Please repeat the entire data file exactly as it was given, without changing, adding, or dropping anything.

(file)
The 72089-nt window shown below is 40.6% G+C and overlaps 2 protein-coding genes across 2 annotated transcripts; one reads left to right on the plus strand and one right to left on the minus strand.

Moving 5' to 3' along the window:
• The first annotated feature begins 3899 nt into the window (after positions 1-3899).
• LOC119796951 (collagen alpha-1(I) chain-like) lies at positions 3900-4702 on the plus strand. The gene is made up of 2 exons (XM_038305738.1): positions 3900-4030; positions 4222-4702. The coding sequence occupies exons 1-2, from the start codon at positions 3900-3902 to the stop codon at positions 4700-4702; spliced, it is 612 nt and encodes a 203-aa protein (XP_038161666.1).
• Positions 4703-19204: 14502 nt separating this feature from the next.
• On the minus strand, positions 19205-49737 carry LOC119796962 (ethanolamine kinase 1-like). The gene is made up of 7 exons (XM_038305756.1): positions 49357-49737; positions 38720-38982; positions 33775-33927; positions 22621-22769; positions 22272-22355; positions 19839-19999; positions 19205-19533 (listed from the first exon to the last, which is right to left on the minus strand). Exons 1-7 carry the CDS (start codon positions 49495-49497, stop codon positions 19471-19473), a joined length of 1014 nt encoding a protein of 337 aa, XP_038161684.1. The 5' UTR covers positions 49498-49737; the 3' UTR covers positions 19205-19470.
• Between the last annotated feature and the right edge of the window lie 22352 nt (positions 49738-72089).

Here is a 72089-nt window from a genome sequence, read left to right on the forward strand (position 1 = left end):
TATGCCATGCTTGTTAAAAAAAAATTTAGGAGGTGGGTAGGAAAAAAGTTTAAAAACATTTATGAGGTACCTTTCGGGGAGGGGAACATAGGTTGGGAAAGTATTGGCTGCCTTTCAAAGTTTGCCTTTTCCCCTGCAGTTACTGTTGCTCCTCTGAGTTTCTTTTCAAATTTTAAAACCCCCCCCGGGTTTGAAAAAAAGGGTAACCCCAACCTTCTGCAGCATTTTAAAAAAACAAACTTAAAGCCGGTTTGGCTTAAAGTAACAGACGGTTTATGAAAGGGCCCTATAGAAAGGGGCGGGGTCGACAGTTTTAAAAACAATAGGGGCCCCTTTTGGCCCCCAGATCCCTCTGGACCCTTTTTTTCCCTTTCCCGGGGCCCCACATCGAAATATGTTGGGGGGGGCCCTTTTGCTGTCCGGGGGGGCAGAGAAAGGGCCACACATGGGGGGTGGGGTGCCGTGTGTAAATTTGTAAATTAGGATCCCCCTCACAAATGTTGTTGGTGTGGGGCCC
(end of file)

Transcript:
The 72089-nt window shown below is 40.6% G+C and overlaps 2 protein-coding genes across 2 annotated transcripts; one reads left to right on the plus strand and one right to left on the minus strand.

Moving 5' to 3' along the window:
• The first annotated feature begins 3899 nt into the window (after positions 1-3899).
• LOC119796951 (collagen alpha-1(I) chain-like) lies at positions 3900-4702 on the plus strand. The gene is made up of 2 exons (XM_038305738.1): positions 3900-4030; positions 4222-4702. The coding sequence occupies exons 1-2, from the start codon at positions 3900-3902 to the stop codon at positions 4700-4702; spliced, it is 612 nt and encodes a 203-aa protein (XP_038161666.1).
• Positions 4703-19204: 14502 nt separating this feature from the next.
• On the minus strand, positions 19205-49737 carry LOC119796962 (ethanolamine kinase 1-like). The gene is made up of 7 exons (XM_038305756.1): positions 49357-49737; positions 38720-38982; positions 33775-33927; positions 22621-22769; positions 22272-22355; positions 19839-19999; positions 19205-19533 (listed from the first exon to the last, which is right to left on the minus strand). Exons 1-7 carry the CDS (start codon positions 49495-49497, stop codon positions 19471-19473), a joined length of 1014 nt encoding a protein of 337 aa, XP_038161684.1. The 5' UTR covers positions 49498-49737; the 3' UTR covers positions 19205-19470.
• Between the last annotated feature and the right edge of the window lie 22352 nt (positions 49738-72089).

Here is a 72089-nt window from a genome sequence, read left to right on the forward strand (position 1 = left end):
TATGCCATGCTTGTTAAAAAAAAATTTAGGAGGTGGGTAGGAAAAAAGTTTAAAAACATTTATGAGGTACCTTTCGGGGAGGGGAACATAGGTTGGGAAAGTATTGGCTGCCTTTCAAAGTTTGCCTTTTCCCCTGCAGTTACTGTTGCTCCTCTGAGTTTCTTTTCAAATTTTAAAACCCCCCCCGGGTTTGAAAAAAAGGGTAACCCCAACCTTCTGCAGCATTTTAAAAAAACAAACTTAAAGCCGGTTTGGCTTAAAGTAACAGACGGTTTATGAAAGGGCCCTATAGAAAGGGGCGGGGTCGACAGTTTTAAAAACAATAGGGGCCCCTTTTGGCCCCCAGATCCCTCTGGACCCTTTTTTTCCCTTTCCCGGGGCCCCACATCGAAATATGTTGGGGGGGGCCCTTTTGCTGTCCGGGGGGGCAGAGAAAGGGCCACACATGGGGGGTGGGGTGCCGTGTGTAAATTTGTAAATTAGGATCCCCCTCACAAATGTTGTTGGTGTGGGGCCC